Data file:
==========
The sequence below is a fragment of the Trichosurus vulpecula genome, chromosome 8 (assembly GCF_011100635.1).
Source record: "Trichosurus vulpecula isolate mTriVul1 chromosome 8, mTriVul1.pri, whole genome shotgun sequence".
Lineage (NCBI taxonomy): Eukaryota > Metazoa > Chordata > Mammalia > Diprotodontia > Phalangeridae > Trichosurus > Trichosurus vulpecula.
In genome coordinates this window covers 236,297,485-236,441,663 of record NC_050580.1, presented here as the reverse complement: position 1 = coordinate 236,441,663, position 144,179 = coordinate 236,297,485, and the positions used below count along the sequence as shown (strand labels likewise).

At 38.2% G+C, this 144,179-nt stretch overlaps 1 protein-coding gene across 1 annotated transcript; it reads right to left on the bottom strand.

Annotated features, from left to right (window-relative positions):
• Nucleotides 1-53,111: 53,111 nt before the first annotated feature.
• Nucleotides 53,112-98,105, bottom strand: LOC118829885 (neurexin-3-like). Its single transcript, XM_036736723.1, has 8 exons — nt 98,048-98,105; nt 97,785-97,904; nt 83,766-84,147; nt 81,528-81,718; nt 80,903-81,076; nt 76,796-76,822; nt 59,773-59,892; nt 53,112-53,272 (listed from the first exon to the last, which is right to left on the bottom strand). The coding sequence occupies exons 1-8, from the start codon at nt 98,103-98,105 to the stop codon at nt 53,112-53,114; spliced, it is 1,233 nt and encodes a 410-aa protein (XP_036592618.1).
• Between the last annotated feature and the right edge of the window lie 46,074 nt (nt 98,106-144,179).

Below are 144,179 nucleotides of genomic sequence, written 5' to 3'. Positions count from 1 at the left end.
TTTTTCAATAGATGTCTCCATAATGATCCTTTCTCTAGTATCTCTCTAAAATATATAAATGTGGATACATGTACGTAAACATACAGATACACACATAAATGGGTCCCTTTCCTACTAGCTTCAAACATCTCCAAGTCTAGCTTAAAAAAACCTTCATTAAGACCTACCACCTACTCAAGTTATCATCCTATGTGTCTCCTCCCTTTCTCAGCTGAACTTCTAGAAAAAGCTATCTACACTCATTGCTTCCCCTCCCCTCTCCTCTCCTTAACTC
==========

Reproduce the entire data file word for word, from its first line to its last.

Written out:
The sequence below is a fragment of the Trichosurus vulpecula genome, chromosome 8 (assembly GCF_011100635.1).
Source record: "Trichosurus vulpecula isolate mTriVul1 chromosome 8, mTriVul1.pri, whole genome shotgun sequence".
Lineage (NCBI taxonomy): Eukaryota > Metazoa > Chordata > Mammalia > Diprotodontia > Phalangeridae > Trichosurus > Trichosurus vulpecula.
In genome coordinates this window covers 236,297,485-236,441,663 of record NC_050580.1, presented here as the reverse complement: position 1 = coordinate 236,441,663, position 144,179 = coordinate 236,297,485, and the positions used below count along the sequence as shown (strand labels likewise).

At 38.2% G+C, this 144,179-nt stretch overlaps 1 protein-coding gene across 1 annotated transcript; it reads right to left on the bottom strand.

Annotated features, from left to right (window-relative positions):
• Nucleotides 1-53,111: 53,111 nt before the first annotated feature.
• Nucleotides 53,112-98,105, bottom strand: LOC118829885 (neurexin-3-like). Its single transcript, XM_036736723.1, has 8 exons — nt 98,048-98,105; nt 97,785-97,904; nt 83,766-84,147; nt 81,528-81,718; nt 80,903-81,076; nt 76,796-76,822; nt 59,773-59,892; nt 53,112-53,272 (listed from the first exon to the last, which is right to left on the bottom strand). The coding sequence occupies exons 1-8, from the start codon at nt 98,103-98,105 to the stop codon at nt 53,112-53,114; spliced, it is 1,233 nt and encodes a 410-aa protein (XP_036592618.1).
• Between the last annotated feature and the right edge of the window lie 46,074 nt (nt 98,106-144,179).

Below are 144,179 nucleotides of genomic sequence, written 5' to 3'. Positions count from 1 at the left end.
TTTTTCAATAGATGTCTCCATAATGATCCTTTCTCTAGTATCTCTCTAAAATATATAAATGTGGATACATGTACGTAAACATACAGATACACACATAAATGGGTCCCTTTCCTACTAGCTTCAAACATCTCCAAGTCTAGCTTAAAAAAACCTTCATTAAGACCTACCACCTACTCAAGTTATCATCCTATGTGTCTCCTCCCTTTCTCAGCTGAACTTCTAGAAAAAGCTATCTACACTCATTGCTTCCCCTCCCCTCTCCTCTCCTTAACTC